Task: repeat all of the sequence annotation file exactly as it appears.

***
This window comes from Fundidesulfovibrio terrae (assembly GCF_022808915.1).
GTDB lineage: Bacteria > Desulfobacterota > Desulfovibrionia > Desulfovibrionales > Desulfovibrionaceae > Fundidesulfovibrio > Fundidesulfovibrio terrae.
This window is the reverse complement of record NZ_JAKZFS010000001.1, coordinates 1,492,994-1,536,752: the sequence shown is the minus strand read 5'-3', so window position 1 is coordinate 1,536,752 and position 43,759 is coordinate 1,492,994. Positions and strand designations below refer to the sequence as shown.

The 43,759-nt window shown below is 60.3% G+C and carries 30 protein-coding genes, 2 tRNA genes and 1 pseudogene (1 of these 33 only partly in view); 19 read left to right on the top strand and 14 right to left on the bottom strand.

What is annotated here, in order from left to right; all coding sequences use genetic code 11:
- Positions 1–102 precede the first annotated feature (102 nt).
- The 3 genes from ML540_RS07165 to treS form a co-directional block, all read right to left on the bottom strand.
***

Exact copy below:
This window comes from Fundidesulfovibrio terrae (assembly GCF_022808915.1).
GTDB lineage: Bacteria > Desulfobacterota > Desulfovibrionia > Desulfovibrionales > Desulfovibrionaceae > Fundidesulfovibrio > Fundidesulfovibrio terrae.
This window is the reverse complement of record NZ_JAKZFS010000001.1, coordinates 1,492,994-1,536,752: the sequence shown is the minus strand read 5'-3', so window position 1 is coordinate 1,536,752 and position 43,759 is coordinate 1,492,994. Positions and strand designations below refer to the sequence as shown.

The 43,759-nt window shown below is 60.3% G+C and carries 30 protein-coding genes, 2 tRNA genes and 1 pseudogene (1 of these 33 only partly in view); 19 read left to right on the top strand and 14 right to left on the bottom strand.

What is annotated here, in order from left to right; all coding sequences use genetic code 11:
- Positions 1–102 precede the first annotated feature (102 nt).
- The 3 genes from ML540_RS07165 to treS form a co-directional block, all read right to left on the bottom strand.